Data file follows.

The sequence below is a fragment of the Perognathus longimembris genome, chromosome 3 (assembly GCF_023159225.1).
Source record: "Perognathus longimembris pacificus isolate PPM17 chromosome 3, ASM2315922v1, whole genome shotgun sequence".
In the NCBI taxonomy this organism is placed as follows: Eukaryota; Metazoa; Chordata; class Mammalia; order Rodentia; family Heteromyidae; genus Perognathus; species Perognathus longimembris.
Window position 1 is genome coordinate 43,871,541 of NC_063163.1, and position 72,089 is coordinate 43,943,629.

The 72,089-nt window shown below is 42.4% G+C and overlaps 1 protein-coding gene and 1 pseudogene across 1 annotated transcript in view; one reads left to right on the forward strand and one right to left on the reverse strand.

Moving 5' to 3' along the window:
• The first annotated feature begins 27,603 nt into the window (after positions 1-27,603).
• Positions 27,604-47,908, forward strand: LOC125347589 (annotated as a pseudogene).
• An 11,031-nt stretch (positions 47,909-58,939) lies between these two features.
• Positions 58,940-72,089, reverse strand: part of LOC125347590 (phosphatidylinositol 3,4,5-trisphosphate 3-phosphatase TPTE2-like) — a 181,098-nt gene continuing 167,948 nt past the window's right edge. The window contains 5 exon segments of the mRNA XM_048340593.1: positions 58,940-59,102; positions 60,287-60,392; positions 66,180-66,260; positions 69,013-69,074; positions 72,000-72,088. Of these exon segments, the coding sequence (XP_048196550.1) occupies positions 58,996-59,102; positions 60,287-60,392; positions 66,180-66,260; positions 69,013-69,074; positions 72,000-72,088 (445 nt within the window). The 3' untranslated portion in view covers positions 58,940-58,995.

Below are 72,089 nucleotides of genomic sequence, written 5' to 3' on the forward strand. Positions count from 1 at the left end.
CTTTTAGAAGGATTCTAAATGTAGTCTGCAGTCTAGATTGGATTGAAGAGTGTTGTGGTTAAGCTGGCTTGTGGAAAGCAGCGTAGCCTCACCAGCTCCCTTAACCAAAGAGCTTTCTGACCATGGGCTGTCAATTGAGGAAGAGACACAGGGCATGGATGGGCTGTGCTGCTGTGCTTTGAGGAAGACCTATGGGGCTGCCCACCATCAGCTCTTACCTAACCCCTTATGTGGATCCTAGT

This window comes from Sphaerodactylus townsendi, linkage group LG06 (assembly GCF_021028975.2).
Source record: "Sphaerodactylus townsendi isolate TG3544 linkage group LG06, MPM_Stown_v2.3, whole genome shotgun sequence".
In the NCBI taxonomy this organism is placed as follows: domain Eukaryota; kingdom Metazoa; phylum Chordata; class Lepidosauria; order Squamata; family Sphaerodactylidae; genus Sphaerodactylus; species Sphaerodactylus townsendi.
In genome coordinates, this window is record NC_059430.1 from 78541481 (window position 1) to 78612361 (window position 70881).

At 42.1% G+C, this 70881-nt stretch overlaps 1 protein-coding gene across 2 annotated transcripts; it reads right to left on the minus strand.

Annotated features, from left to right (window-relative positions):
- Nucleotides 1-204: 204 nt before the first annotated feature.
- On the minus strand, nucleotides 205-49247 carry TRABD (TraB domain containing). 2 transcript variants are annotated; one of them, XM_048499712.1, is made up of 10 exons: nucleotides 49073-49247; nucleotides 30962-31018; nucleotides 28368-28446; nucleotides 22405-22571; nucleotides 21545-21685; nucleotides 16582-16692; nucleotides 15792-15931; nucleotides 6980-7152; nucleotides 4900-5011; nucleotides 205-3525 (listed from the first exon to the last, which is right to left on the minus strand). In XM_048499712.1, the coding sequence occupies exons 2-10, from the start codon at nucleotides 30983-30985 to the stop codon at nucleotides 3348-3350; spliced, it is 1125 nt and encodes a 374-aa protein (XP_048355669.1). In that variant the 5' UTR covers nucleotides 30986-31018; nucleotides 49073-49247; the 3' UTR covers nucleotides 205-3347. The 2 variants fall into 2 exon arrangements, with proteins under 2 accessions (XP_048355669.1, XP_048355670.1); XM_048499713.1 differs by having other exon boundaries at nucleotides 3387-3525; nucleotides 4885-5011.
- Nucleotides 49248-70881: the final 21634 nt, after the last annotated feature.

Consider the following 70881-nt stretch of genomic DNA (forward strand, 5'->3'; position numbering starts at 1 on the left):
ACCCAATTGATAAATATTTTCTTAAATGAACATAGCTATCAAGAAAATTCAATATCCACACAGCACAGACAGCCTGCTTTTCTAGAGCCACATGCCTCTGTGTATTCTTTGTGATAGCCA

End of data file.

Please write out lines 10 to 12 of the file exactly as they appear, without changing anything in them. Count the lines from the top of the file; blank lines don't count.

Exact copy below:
• Positions 58,940-72,089, reverse strand: part of LOC125347590 (phosphatidylinositol 3,4,5-trisphosphate 3-phosphatase TPTE2-like) — a 181,098-nt gene continuing 167,948 nt past the window's right edge. The window contains 5 exon segments of the mRNA XM_048340593.1: positions 58,940-59,102; positions 60,287-60,392; positions 66,180-66,260; positions 69,013-69,074; positions 72,000-72,088. Of these exon segments, the coding sequence (XP_048196550.1) occupies positions 58,996-59,102; positions 60,287-60,392; positions 66,180-66,260; positions 69,013-69,074; positions 72,000-72,088 (445 nt within the window). The 3' untranslated portion in view covers positions 58,940-58,995.

Below are 72,089 nucleotides of genomic sequence, written 5' to 3' on the forward strand. Positions count from 1 at the left end.
CTTTTAGAAGGATTCTAAATGTAGTCTGCAGTCTAGATTGGATTGAAGAGTGTTGTGGTTAAGCTGGCTTGTGGAAAGCAGCGTAGCCTCACCAGCTCCCTTAACCAAAGAGCTTTCTGACCATGGGCTGTCAATTGAGGAAGAGACACAGGGCATGGATGGGCTGTGCTGCTGTGCTTTGAGGAAGACCTATGGGGCTGCCCACCATCAGCTCTTACCTAACCCCTTATGTGGATCCTAGT